5/6-Disturbing news from the colonies today, as reports of strange ruins discovered in the swamplands around the colonial boom town of Lelina made its way to Imperial shores this morning.
The ruins were discovered last month by Daniel Tomlinson, aged 20, and his youngest son Jack, aged 6, while they were trawling the swamps for bottom dwelling fish and crustaceans.
“It was five stones, like fingers, sticking up out the water,” said Daniel. “Darndest thing I ever did see. I know these swamps like the back of my hand. Been doing this my whole life, right here in this swamp, and believe me, I ain’t never seen nothing like it before, no sir.”
Jack told his teachers the next week about the strange stones, and news traveled throughout the town. One of the teachers, Alexander Packard, went out to look for the stones, and never returned.
“I think he got ate by a gator,” said Jack.
Before disappearing, Packard sent a letter to his colleagues at the University of New Toring. When the University learned of Packard’s disappearance, they sent a team to investigate.
“It is a remarkable discovery,” said Donald Croshaw, Head of Newland Archaeology. “The ruins are similar to other sites found throughout the Newlands, except for two crucial details: these are made of some as yet unidentified element, and the surface is marked with a complex series of markings, much too small and precise to be done with a chisel, or any technology currently available to us.”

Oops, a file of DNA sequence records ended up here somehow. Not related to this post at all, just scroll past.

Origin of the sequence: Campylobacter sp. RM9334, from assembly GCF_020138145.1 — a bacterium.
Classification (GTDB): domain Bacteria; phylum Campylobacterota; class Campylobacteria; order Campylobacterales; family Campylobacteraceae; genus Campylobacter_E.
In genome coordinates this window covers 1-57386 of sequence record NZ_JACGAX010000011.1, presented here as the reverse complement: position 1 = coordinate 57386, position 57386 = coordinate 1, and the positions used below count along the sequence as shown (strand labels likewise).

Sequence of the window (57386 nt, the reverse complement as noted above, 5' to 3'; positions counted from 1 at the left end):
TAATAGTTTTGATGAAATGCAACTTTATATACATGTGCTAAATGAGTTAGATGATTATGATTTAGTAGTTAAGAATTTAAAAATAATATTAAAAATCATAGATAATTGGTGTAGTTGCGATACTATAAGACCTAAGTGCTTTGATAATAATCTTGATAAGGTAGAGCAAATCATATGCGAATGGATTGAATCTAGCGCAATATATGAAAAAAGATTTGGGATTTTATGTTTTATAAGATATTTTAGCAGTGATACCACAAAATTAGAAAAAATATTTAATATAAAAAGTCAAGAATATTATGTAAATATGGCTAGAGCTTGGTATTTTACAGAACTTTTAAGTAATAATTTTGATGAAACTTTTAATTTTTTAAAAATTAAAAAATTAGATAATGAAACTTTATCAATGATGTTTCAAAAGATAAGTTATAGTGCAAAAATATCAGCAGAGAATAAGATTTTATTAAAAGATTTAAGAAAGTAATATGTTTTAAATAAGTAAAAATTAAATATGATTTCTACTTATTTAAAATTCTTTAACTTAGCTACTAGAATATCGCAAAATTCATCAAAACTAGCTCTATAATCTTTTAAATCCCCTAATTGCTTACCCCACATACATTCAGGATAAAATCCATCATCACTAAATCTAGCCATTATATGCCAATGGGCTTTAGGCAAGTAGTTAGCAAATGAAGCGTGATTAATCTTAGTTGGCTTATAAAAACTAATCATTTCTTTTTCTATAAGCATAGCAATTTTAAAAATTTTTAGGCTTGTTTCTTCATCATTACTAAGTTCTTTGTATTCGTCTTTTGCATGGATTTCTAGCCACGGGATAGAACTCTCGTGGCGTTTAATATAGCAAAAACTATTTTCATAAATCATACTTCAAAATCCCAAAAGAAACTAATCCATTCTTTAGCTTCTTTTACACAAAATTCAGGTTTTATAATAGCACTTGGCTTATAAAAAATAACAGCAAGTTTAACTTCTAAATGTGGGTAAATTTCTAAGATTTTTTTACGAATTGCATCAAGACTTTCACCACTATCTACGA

Other members of the team reported strange occurrences around the site and the camp they set up nearby.
“It was difficult to be around for too long,” said Marisol Calaveras, an intern from the university of Monteddor. “I swear, it felt as though the fillings in my teeth were rattling.”
Others reported feelings of unease and nausea throughout the first night, feelings that abated throughout the day, but did not return the next night.
“Probably just adjusting to the moist environment,” Croshaw said.
No sign of Packard was found. Croshaw stated that young Jack Tomlinson’s theory might actually be a working theory.
“Alligators are a proper threat out here, especially for a middle aged, overweight grade school teacher on his own in an unfamiliar environment,” Croshaw said. Packard had only moved to Lelina the year before.
Croshaw and his team continue to investigate the site. More on this story as it develops.